|Publication number||US3030242 A|
|Publication date||Apr 17, 1962|
|Filing date||Nov 10, 1959|
|Priority date||Nov 10, 1959|
|Publication number||US 3030242 A, US 3030242A, US-A-3030242, US3030242 A, US3030242A|
|Inventors||Gieselman Richard F, West Harry J|
|Original Assignee||Westinghouse Electric Corp|
|Export Citation||BiBTeX, EndNote, RefMan|
|Patent Citations (5), Referenced by (4), Classifications (9)|
|External Links: USPTO, USPTO Assignment, Espacenet|
Pennsylvania No Drawing. Filed Nov. 10, 1959, Ser. No. 851,953 4 Claims. (Cl. 14823) This invention relates to fluxes and, more particularly, to galvanizing flux compositions adapted to be used in a flux bath.
It is customary to prepare a metal article prior to introduction into a molten metal bath such, for example, as a bath of molten zinc by passing it through an aqueous solution which is called a flux bath or a flux wash. The aqueous solution usually contains flux ing materials such as zinc chloride, ammonium chloride, and zinc ammonium chloride.
After the metal article has been passed through the flux bath it is dried to remove substantially all water and then immersed in molten metal to form a metal coating thereon. It is important that the applied coating of flux material be uniform and continuous on the surface of the metal article to be coated with the molten metal. Any exposed areas on the surface of the metal articles, that is, areas devoid of flux material, are undesira le in that the subsequently applied molten zinc will not adhere well to these areas and in many instances will not adhere at all.
It is also important that the applied coating of flux material adhere well to the surface of the metal member to which it is. applied. Often times handling of the metal article with the applied flux material prior to dipping it into the molten zinc will result in the unintentional removal of the flux material from the metal member leaving exposed areas. As above set forth, the subsequently applied molten zinc will not adhere satisfactorily to these exposed areas.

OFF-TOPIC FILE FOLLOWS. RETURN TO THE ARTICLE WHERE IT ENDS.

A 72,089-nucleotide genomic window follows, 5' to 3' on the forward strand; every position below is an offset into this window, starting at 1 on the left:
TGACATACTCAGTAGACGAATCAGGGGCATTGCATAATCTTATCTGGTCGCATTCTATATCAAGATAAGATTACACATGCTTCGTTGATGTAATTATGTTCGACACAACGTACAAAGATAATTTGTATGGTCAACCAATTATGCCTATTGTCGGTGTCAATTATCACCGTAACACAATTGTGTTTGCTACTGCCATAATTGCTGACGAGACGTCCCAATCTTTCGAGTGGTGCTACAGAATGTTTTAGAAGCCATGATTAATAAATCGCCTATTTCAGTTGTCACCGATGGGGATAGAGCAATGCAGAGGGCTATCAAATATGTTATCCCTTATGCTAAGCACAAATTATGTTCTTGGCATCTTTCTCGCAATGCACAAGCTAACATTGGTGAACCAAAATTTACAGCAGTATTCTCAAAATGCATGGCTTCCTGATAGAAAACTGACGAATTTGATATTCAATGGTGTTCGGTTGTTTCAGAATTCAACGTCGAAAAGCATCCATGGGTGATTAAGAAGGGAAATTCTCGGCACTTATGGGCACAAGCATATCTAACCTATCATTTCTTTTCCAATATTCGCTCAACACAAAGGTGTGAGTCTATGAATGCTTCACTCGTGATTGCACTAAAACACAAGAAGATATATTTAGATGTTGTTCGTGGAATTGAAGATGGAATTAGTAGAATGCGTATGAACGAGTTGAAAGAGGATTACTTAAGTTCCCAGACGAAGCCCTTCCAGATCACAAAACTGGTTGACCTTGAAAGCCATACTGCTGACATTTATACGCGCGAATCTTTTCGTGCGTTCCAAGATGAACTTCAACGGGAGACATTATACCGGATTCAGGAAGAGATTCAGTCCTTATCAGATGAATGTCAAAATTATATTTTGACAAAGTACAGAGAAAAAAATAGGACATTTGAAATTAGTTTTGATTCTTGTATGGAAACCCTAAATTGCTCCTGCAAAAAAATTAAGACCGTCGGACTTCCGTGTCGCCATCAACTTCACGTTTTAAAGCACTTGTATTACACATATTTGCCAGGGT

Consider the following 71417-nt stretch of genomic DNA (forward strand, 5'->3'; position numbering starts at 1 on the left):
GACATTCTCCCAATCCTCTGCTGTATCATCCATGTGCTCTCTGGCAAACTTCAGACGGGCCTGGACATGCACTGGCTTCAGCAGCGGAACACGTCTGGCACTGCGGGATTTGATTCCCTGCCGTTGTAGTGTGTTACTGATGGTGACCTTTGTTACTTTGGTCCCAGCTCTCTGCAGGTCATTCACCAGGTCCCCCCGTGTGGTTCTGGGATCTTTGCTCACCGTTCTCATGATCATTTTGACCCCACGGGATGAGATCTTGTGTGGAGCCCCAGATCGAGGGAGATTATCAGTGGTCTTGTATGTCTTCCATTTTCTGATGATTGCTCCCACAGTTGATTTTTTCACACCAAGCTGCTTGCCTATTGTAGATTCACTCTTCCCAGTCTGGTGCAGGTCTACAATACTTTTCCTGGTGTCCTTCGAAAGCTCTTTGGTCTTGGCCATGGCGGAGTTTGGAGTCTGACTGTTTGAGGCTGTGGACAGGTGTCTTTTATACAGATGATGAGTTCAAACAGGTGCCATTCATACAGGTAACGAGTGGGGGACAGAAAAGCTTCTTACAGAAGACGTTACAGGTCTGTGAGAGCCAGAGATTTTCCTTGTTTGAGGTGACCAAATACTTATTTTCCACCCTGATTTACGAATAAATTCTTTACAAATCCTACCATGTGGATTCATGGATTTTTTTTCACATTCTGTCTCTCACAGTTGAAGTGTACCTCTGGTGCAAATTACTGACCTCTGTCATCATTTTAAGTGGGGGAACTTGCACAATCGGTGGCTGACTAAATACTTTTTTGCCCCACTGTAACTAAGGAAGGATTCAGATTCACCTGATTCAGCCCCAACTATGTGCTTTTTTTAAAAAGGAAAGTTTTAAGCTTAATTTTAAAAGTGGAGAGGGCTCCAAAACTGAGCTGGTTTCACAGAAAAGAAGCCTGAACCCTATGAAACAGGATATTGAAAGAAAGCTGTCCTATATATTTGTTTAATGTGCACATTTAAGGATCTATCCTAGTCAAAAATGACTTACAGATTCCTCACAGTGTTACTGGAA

The object of this invention is to provide a novel flux composition which, when applied to a metal article from a solution. thereof, will provide a uniform, continuous and adherent coating of the flux composition on the surface of the metal member, whereby a tight adherent and ductile coating of metal can be applied subsequently thereto.
Another object of this invention is to provide a new flux composition comprising a fluxing material and an organic film forming material.
A further object of this invention is to provide a novel flux composition consisting essentially of a fluxing material selected from the group consisting of zinc chloride, ammonium chloride and zinc ammonium chloride and a' cellulose derivative selected from the group consisting of carboxyalkyl celluloses and salts thereof.
For a full and complete understanding of the nature and the objects of this invention, reference is made to the following detailed description.
In accordance with this invention, an improved galvanizing flux composition is prepared from ammonium States Pater ice methyl cellulose, carboxyethyl cellulose, sodium carboxyethyl cellulose and potassium carboxyethyl cellulose.
Of the above enumerated cellulose derivatives it is preferred to use sodium carboxymethyl cellulose since it is readily available commercially and is relatively inexpensive. Of the above enumerated fluxing materials it is preferred to employ zinc ammonium chloride. For the purpose of brevity, the preferred ingredients, sodium carboxyrnethyl cellulose and zinc ammonium chloride will be referred to throughout the remainder of the specification. It is to be understood, however, that the invention is not limited thereto.
Other organic film forming materials that can be satisfactorily employed in carrying out this invention are other cellulose derivatives such as methyl cellulose, ethyl cellulose and the like. Polyvinylalcohol has also proved satisfactory.
The flux composition of this invention can be prepared by thoroughly admixing the flux material, zinc ammonium chloride, "with the film forming material, sodium carboxymethyl cellulose. The amount of sodium carboxymethyl cellulose employed in admixture with the zinc ammonium chloride is from about 0.1% to about 3%, by weight, based on the weight of the zinc ammonium chloride. A greater amount of sodium carboxymethyl cellulose can be employed if desired, the above range being the preferred range.